When Swedish exchange student Johan Klausen arrived in the United States last summer, he wanted to soak up as much American culture as he could.

He could easily knock off some of the must-do items on his list, such as making trips to New York and Washington D.C., and taking full advantage of all the fast food options on the U.S. mainland. But when Klausen started taking classes at Brunswick High School, he was just as eager to partake in activities that might make him a bit uncomfortable, including playing tackle football for the first time ever.

“Honestly, I got beat up all the time,” said Klausen, who played wide receiver and safety for the Railroaders’ junior varsity team. “I’d never done it before. I never got tackled before.

“From playing tennis to American football, I just got beat up, but it was so much fun.”

In doing so, it became evident that Klausen wasn’t the type of person who became overly obsessed with the final outcome of competition. It’s a trait that helped him earn a place in the Brunswick tennis history book.

Klausen defeated Francis Scott Key’s Brandon Bimestefer 7-5, 6-4 Saturday in the Class 1A West boys singles region final at Baker Park. In doing so, he became the first Brunswick tennis player to win a region title since Gretchen Unger did so for the Railroader girls in 1999.

Klausen and a host of other Frederick County players claimed titles under the MPSSAA’s new playoff format, which includes regional competition in four classifications.

Oakdale’s Rani Jones (2A West), Middletown’s Gage Kirkwood (2A West) and Urbana’s Abigail Min (4A North) all won singles crowns. Tuscarora’s Emily Miller and Mackenzie Chapin (3A West) claimed a girls double title while Middletown’s Alexa Orlando and John Kaminski (2A West) took home a mixed doubles crown.

Urbana claimed the 4A North team championship as Kevin Li (boys singles), Sophie Nelson and Jessica Wu (girls doubles) and Aaliya Husein and Anish Babu (mixed doubles) all finished as region runners-up. Tuscarora won the 3A West team crown, with Karthick Sankar and Julia Slivka earning runner-up finishes in boys and girls singles, respectively.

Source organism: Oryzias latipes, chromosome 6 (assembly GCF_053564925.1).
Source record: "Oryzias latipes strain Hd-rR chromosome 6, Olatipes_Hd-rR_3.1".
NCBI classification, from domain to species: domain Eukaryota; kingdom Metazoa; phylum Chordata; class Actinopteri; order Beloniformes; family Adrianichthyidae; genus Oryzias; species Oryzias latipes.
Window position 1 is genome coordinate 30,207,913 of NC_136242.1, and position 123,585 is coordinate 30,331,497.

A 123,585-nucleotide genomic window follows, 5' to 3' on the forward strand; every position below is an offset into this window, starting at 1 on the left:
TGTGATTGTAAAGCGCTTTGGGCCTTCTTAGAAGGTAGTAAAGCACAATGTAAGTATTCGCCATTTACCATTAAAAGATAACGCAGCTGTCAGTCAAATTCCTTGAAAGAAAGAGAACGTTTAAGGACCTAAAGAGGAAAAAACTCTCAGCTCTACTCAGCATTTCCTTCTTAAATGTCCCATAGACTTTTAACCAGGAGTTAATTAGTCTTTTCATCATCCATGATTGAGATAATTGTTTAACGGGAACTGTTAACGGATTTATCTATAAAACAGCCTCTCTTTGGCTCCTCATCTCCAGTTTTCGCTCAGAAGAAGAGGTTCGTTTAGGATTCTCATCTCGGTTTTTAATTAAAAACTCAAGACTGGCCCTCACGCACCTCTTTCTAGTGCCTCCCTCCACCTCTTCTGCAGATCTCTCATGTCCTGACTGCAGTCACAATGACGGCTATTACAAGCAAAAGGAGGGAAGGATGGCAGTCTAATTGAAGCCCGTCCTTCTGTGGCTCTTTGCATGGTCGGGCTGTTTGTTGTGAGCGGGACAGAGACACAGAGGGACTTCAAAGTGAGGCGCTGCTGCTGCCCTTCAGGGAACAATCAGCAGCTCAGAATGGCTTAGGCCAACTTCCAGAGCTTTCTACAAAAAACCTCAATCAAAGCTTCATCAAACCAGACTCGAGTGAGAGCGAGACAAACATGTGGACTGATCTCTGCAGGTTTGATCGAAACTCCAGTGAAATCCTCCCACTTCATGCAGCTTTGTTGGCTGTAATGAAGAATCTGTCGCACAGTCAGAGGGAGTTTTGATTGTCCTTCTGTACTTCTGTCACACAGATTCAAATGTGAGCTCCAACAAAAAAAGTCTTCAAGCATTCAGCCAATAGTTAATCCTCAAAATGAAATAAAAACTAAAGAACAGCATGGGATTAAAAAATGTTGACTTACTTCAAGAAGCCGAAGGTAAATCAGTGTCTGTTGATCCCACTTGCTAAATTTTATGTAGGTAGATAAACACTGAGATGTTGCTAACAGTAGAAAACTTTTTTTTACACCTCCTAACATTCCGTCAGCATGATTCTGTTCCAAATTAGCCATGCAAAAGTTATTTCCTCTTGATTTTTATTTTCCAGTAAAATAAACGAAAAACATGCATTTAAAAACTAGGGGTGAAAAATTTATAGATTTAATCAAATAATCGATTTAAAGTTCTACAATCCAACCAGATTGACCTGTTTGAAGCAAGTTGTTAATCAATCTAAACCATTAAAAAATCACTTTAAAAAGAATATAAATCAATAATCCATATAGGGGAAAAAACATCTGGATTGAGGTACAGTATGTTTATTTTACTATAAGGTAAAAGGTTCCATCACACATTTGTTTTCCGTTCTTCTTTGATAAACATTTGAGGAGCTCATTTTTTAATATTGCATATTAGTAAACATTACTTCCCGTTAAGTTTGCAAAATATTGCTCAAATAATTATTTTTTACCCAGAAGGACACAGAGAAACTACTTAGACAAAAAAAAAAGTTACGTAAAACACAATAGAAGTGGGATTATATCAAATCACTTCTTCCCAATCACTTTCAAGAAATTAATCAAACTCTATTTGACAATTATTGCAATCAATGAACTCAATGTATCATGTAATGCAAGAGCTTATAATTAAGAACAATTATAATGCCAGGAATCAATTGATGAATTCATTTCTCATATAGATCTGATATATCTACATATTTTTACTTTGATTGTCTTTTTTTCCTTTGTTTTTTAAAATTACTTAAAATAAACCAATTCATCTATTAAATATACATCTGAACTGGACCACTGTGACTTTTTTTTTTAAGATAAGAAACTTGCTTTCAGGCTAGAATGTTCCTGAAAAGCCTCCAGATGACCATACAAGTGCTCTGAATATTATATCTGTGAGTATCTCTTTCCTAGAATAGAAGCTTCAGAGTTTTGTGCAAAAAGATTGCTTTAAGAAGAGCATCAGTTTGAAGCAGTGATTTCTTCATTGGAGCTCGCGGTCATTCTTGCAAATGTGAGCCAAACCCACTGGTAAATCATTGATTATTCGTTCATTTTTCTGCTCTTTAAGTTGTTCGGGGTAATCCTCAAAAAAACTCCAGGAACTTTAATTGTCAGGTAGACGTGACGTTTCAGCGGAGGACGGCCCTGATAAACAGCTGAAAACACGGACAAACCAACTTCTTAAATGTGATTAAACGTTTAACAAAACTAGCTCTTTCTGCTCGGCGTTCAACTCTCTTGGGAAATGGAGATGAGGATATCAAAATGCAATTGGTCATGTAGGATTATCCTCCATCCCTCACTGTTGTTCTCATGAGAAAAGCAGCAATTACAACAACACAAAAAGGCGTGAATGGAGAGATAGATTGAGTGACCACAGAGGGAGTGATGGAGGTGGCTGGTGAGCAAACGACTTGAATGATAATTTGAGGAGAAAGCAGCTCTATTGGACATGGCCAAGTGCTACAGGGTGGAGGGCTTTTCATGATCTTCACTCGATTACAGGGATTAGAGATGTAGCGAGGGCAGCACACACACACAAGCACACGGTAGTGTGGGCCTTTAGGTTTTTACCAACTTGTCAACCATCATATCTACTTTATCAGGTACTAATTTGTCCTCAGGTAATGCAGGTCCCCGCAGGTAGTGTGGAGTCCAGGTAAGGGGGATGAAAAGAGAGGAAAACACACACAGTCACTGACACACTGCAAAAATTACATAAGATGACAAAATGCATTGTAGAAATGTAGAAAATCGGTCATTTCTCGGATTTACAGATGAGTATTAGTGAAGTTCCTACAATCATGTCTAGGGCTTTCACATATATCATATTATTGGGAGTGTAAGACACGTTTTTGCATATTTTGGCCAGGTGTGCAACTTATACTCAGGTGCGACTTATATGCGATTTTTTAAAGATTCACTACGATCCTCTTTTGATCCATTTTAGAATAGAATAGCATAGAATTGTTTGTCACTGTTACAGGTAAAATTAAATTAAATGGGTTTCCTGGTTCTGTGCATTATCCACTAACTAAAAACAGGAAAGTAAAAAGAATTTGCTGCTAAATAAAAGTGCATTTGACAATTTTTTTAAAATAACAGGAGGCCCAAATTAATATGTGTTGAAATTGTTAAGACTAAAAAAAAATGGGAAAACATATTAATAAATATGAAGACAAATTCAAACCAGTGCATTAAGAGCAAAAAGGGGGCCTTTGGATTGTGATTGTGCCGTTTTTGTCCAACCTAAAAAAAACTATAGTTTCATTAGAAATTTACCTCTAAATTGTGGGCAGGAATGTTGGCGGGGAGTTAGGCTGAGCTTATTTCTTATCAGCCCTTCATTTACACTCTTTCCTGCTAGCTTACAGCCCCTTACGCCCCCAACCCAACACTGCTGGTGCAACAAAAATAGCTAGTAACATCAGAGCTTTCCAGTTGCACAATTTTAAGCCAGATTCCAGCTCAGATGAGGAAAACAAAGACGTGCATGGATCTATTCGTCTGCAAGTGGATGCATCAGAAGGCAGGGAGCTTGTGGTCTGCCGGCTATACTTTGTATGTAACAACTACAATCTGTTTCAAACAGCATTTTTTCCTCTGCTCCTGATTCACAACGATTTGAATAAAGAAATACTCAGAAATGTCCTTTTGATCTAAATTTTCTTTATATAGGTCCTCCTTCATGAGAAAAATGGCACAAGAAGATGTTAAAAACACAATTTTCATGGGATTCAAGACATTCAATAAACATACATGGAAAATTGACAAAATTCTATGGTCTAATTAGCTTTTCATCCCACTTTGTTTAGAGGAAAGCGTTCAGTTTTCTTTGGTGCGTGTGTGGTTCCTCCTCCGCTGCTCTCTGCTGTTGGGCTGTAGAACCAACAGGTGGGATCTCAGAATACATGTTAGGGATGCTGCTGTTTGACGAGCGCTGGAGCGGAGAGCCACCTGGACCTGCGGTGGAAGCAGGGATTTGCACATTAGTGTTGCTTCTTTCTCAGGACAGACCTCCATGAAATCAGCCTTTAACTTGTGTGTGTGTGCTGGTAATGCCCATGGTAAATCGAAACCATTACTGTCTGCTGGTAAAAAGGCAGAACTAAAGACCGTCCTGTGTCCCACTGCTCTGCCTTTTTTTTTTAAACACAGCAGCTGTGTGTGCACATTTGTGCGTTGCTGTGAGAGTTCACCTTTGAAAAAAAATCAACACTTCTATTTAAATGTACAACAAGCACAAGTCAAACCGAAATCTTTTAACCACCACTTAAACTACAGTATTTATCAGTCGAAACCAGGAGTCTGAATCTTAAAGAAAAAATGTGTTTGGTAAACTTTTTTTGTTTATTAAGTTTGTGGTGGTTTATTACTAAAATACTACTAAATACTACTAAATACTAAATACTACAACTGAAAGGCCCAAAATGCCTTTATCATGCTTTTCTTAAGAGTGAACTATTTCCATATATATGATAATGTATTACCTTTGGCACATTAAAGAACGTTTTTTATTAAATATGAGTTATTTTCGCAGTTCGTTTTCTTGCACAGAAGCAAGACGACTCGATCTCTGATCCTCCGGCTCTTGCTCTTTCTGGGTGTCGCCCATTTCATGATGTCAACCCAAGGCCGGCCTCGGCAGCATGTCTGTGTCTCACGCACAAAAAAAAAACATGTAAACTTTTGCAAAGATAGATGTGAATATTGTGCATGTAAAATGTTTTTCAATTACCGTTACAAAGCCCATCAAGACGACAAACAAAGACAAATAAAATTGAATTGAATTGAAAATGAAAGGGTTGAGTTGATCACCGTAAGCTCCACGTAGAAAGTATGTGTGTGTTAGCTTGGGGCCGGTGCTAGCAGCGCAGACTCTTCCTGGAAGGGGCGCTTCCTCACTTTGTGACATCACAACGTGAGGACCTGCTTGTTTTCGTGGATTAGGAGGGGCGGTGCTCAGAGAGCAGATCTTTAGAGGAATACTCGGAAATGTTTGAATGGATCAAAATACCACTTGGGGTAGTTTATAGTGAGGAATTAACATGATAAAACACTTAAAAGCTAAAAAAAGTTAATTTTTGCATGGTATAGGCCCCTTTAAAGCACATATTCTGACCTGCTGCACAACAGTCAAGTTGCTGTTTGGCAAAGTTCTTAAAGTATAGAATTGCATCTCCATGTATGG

Klausen has much more experience in tennis, having played since he was 10 years old in Nynäshamn, Sweden. Brunswick co-head coach Lee Zumbach calls his serve his most powerful weapon, especially because he doesn’t dial it down after a fault on his first serve.

“Anybody who plays him, they’re thinking he’s faulted on the first serve, and they’re going to get a little patsy second serve,” Zumbach said. “No way with him. It’s just about as aggressive as his first serve.”

And when he gets his serve in, Klausen aggressively charges the net and seeks to end points quickly with powerful ground strokes. But he couldn’t lean on that strategy on Saturday because his serve lacked accuracy, leading to many more double faults than he’d like. That’s where his calm demeanor helped him persevere. Being level-headed, Zumbach said, has allowed Klausen to dig out of numerous holes throughout the course of the season.

“[Before the match], I was like, ‘What happens happens,’” Klausen said. “I’m going to do my best.”

His tennis IQ also helped. Brunswick co-head coach Larry Collins said Klausen relied more on finesse than power to overcome Bimestefer, who also proved he could handle power when Klausen’s serves did find their target.

“The bigger factor was the ability to move his opponent around to a position where he could win a point versus the way he likes to play, which is have a bigger serve and not have quite so many long points,” Collins said.

After the match, the news of being the first Brunswick player to claim a region title in 20 years rendered Klausen giddy.

“I just [was] happy to represent Brunswick [at the state tournament],” Klausen said. “A lot of people say Brunswick isn’t that nice. But honestly, I like it at Brunswick. It’s a small school, and you get to know a lot of different people.”

Both Zumbach and Collins praised Klausen just as much for his ability to mesh with the rest of the Railroaders’ tennis team and share some of his knowledge with his teammates. During practice, Zumbach said, Klausen is more than willing to toss tennis balls to teammates during drills.

“He has longer-term ambition to do some coaching in tennis,” Collins said. “He’s been as much of a teacher as I have been.”

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